The UNC System did not immediately respond to a request for comment.

Campus workers were not the only ones sounding the alarms to the campus administration well before classes reopened. Collyn Smith, a student-government representative, said they had, along with other student leaders, formed the Commission on Campus Equality and Student Equity to advocate for marginalized students. The group later began advocating for safe reopening and sent a letter to university leadership on July 17 detailing recommendations to make classes safer for marginalized students. The university did allow for laptop and WiFi assistance, but few other requests were met, Smith said.

According to Smith, only a handful of administrators attended a July 16 meeting with students regarding these recommendations.

“At that meeting, we had maybe one or two members of the administration that were present, and they weren’t anyone that were in these decision-making spaces,” she said. “It was not the chancellor. It was not the provost. “Just, I mean, we’ve tried and we’ve been trying, but it’s hard when no one’s listening.”

Students at UNC on August 18.

Tamiya Troy, the vice president of the senior class and president of the school’s Black Student Movement, told Business Insider she knew reopening was a “bad idea” after sitting through meetings with school officials and administrators: “It didn’t sound as if they had clear plans or alternatives,” she said.

Local government joined the efforts as August approached. On July 29, the Orange County Health Department released a letter to the public, recommending density restrictions and remote learning for the first five weeks of the semester.

Days later, 30 tenured faculty members wrote an open letter published in The Charlotte Observer urging students to stay home. It said the university leadership’s reopening plan was based on “a faulty assumption” that a second virus wave wouldn’t be as bad as the spring’s. In fact, The Daily Tar Heel reported in May that a UNC public-health professor told school leadership in an email that “we will SEE COVID this fall.”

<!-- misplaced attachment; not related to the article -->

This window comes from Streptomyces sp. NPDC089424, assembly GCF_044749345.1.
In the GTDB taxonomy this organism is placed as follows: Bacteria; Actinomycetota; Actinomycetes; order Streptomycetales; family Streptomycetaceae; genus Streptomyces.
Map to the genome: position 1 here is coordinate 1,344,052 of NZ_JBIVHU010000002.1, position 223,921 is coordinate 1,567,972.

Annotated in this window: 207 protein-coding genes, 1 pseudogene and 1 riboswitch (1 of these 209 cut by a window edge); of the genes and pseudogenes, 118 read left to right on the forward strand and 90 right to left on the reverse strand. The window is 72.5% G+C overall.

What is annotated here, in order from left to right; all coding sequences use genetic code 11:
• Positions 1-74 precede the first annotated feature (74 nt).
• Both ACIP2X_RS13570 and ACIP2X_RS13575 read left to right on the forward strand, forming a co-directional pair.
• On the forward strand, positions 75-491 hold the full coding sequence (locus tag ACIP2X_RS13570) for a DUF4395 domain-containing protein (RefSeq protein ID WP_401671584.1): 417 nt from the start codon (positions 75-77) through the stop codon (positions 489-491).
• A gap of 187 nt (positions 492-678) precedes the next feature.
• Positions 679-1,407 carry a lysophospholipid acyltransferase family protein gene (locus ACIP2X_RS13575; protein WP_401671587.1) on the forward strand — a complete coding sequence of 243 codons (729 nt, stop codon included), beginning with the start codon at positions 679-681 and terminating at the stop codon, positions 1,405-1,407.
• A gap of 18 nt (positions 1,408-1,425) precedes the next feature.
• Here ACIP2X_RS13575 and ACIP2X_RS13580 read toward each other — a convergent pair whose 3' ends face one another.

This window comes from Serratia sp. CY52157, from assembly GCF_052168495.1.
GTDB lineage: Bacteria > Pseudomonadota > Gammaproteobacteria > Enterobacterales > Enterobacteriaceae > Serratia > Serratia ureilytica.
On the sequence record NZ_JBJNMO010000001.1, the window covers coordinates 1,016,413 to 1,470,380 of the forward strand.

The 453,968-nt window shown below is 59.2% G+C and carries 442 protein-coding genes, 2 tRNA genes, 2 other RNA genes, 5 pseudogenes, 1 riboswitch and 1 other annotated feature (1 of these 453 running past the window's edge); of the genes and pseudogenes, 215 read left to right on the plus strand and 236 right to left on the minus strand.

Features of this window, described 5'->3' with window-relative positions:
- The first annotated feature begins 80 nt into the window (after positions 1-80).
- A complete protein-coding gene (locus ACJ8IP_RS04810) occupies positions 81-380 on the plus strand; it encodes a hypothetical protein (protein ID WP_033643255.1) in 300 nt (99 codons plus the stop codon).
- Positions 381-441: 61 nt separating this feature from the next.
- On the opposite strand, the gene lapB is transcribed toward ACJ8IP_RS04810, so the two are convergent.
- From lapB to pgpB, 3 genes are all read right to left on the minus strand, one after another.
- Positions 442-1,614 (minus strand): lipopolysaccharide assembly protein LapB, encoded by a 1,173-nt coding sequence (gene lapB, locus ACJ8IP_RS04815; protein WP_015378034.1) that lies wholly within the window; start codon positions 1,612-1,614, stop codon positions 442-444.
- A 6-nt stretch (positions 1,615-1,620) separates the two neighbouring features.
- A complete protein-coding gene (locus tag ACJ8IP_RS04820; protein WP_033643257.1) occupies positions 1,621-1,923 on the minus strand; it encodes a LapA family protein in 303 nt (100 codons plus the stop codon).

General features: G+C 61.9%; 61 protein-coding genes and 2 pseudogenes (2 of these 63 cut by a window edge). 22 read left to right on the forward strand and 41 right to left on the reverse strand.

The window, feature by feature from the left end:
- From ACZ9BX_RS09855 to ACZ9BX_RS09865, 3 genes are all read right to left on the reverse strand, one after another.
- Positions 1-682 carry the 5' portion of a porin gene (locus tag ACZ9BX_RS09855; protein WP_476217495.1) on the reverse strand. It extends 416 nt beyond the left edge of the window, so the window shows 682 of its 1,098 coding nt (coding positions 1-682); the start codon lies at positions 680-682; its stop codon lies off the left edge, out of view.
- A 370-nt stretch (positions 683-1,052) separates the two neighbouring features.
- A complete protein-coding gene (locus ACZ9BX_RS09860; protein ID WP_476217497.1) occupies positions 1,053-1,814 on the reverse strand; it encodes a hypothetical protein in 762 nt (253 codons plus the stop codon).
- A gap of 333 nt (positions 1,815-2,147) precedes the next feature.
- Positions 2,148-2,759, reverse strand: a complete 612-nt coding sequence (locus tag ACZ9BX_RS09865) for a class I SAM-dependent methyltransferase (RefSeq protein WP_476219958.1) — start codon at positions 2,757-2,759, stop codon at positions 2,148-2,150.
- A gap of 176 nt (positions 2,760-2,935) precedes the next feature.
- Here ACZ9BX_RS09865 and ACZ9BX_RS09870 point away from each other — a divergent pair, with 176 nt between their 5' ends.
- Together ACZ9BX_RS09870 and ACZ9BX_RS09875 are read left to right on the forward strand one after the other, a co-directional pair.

On August 5, UNC released a statement saying it had considered the health department’s letter and believed it had already made significant progress toward its recommendations. The same day, the mayor of Chapel Hill and three other local officials sent a letter asking UNC to “take on a greater share of responsibility for various aspects of the pandemic response related to campus reopening.”

What was “extremely worrying,” Troy said, was that the university did not provide clear information about its “off-ramp plans” when student leaders asked what would happen in a worst-case scenario.

Peter Hans, the president of the UNC System, has been clear about where he places the blame, telling The Associated Press in the wake of North Carolina State going remote that every UNC school had drafted careful reopening plans and this “hard work is being undermined by a very small number of students behaving irresponsibly off campus.”

Many colleges have shutdown plans but aren’t publicizing them. Luis Toledo, a data and policy analyst at Davidson’s College Crisis Initiative, told The Wall Street Journal: “If you release it and acknowledge there is a possibility of students dying, it begs the question: Why are you bringing students back in the first place?”

‘A lot of students feel that this decision to open was motivated primarily by money’Students at UNC on August 18.

In July, the UNC board of governors decided that even if campuses in the system had to move online, tuition wouldn’t be refunded or prorated. That’s the same board that urged a return to campus — and is now being sued by faculty members and workers over its reopening polices.

“A lot of students feel that this decision to open was motivated primarily by money and wanting to get our tuition money, get our housing money, our meal plan money, etc.,” said Pogarcic, the Daily Tar Heel editor-in-chief.

Indy Week reported that the August 17 decision to go remote was released by email about 3:45 p.m., less than two hours before a 5:00 p.m. deadline on fall tuition. Withdrawal refunds dropped to 80% after that point, the registrar confirmed to the outlet.

Some other schools in the UNC System outside Chapel Hill continue to operate with a hybrid model. And those schools don’t have the same resources or media attention as Chapel Hill.

Beyond the other UNC campuses, local public schools in Orange County will be remote for the first nine weeks of the semester.

“If someone can think of a better word than clusterf—, please tell me,” Pogarcic said.